Kentucky to Receive Nearly $4 Million to Combat the Opioid Epidemic

Mitch McConnell
Mitch McConnell

The Director of the Centers for Disease Control and Prevention (CDC) announced today that the Kentucky Injury Prevention and Research Center (KIPRC) has been awarded $940,000 each year for the next four years to combat the prescription drug abuse and heroin epidemic in Kentucky. CDC Director, Dr. Tom Frieden, shared this news with Senator McConnell, who wrote a letter of support to CDC earlier this year on behalf of KIPRC, which is a partnership between the Kentucky Department for Public Health and the University of Kentucky.

These competitively awarded federal funds will be used to improve controlled substances prescribing practices and to evaluate drug overdose prevention interventions for prescription drugs and heroin. This effort will allow Kentucky to continue to enhance and implement one of the nation’s leading prescription drug monitoring programs, commonly known as KASPER; by improving interoperability with electronic health record systems. In addition, the funds will be used to target interventions in counties with some of the highest rates of drug overdoses, including Jefferson, Fayette, Boone, Kenton and Campbell.

“The opioid epidemic continues to wreak havoc on communities and families throughout the Commonwealth,” Senator McConnell said. “I am pleased to see Dr. Frieden continue to prioritize federal funding opportunities at CDC to help identify and prevent prescription drug abuse and heroin use in Kentucky. I look forward to seeing how this competitive grant enhances the efforts of KIPRC in saving lives.”

“Nearly 150,000 Americans have died from prescription drug overdoses in the past decade, and Kentucky has been hit especially hard,” said CDC Director Tom Frieden, M.D., M.P.H. “Because we can protect many Americans from becoming addicted to opioids, we must take swift action to help states track prescriptions to improve safer prescribing. Kentucky has taken action and has the leadership and commitment to turn the tide on this epidemic.”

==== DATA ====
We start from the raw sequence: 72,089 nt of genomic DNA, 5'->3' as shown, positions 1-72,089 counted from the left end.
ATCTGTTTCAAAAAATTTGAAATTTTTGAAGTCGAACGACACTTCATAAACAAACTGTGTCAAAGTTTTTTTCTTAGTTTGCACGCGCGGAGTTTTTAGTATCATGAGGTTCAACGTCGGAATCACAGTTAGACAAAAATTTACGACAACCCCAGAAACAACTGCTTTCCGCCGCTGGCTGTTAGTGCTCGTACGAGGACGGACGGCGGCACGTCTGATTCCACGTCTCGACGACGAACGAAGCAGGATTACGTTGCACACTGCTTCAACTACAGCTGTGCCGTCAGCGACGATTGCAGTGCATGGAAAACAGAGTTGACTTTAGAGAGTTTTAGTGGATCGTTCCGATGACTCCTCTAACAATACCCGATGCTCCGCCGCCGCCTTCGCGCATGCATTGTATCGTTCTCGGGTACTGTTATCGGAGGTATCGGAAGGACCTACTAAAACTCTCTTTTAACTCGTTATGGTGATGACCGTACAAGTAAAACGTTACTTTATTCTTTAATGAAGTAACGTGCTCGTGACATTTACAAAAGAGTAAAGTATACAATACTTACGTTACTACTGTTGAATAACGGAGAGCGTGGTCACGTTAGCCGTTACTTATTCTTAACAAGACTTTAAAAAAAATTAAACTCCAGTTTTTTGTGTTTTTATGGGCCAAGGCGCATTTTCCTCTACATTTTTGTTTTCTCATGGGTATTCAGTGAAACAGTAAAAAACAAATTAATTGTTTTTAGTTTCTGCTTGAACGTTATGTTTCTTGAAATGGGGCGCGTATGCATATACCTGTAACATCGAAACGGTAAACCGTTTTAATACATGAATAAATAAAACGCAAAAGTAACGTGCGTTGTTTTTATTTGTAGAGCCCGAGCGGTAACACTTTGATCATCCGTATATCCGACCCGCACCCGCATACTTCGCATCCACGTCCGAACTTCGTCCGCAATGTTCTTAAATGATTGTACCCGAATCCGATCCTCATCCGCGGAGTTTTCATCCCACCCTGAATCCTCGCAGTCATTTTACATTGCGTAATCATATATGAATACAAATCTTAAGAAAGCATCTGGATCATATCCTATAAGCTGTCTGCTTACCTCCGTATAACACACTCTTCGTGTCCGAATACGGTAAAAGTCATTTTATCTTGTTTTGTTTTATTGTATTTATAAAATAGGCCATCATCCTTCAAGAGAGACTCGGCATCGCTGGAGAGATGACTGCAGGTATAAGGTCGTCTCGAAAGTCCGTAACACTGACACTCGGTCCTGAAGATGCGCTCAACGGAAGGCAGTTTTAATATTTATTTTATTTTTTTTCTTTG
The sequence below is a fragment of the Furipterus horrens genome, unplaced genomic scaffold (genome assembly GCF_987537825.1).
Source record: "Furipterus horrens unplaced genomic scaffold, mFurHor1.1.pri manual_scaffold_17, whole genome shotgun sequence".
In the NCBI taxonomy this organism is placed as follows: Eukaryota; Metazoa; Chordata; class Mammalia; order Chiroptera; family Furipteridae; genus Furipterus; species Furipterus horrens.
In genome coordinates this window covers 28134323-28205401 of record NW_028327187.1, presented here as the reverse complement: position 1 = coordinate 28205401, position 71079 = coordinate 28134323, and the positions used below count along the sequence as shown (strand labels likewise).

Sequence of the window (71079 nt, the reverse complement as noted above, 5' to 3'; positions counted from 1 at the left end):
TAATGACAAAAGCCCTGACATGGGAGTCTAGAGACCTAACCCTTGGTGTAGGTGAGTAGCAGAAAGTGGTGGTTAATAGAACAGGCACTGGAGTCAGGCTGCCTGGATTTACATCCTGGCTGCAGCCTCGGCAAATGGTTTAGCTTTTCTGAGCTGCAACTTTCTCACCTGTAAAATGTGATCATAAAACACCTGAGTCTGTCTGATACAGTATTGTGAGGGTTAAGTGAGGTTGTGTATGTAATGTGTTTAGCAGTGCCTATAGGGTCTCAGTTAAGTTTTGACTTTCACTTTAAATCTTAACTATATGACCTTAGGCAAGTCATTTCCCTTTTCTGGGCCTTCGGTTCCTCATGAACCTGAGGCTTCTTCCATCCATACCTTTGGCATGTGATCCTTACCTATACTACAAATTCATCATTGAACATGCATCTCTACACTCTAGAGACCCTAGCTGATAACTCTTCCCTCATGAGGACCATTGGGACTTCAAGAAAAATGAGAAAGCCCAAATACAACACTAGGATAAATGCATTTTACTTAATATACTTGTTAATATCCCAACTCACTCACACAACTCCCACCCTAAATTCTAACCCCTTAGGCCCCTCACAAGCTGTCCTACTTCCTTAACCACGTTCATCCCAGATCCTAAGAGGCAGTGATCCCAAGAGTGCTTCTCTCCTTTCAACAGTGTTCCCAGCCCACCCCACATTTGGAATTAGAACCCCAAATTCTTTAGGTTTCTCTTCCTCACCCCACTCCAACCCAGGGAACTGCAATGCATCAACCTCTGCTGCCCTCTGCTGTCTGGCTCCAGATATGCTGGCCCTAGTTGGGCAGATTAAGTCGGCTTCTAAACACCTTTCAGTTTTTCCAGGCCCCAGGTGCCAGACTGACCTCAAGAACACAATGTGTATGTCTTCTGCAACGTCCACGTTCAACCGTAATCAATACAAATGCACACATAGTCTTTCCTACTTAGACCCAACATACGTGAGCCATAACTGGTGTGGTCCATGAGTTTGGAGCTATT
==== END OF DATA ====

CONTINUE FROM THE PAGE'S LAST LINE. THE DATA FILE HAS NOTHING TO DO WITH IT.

Interim Dean of the UK College of Public Health, Dr. Wayne Sanderson, said, “This grant is transformational in its potential to help state and local communities address the serious problems associated with substance abuse that are plaguing our citizens. For 20 years, KIPRC has targeted improvements on substance abuse treatment and policy. This most recent grant is an excellent example of the impact the Center is making to improve health and safety and addressing one of the Commonwealth’s most serious concerns. The Center is grateful for the advocacy and support of Senator McConnell on our behalf to the CDC, and the impact it had on our success in receiving this award.”

KIPRC Director, Dr. Terry Bunn, thanked Senator McConnell for his efforts: “The Drug Overdose Prevention for Kentucky grant affords Kentucky the opportunity to enhance integration of our prescription drug monitoring program (KASPER) reports with electronic health records to improve physician workflow. A Drug Overdose Technical Assistance Center will be established at KIPRC to provide targeted drug overdose data to local communities to inform drug overdose prevention interventions and policies. On behalf of the Kentucky Injury Prevention and Research Center, we would like to thank Senator McConnell for advocating on our behalf to the CDC for state drug overdose prevention funding.” Dr. Bunn Terry is the principal investigator for this competitive grant.

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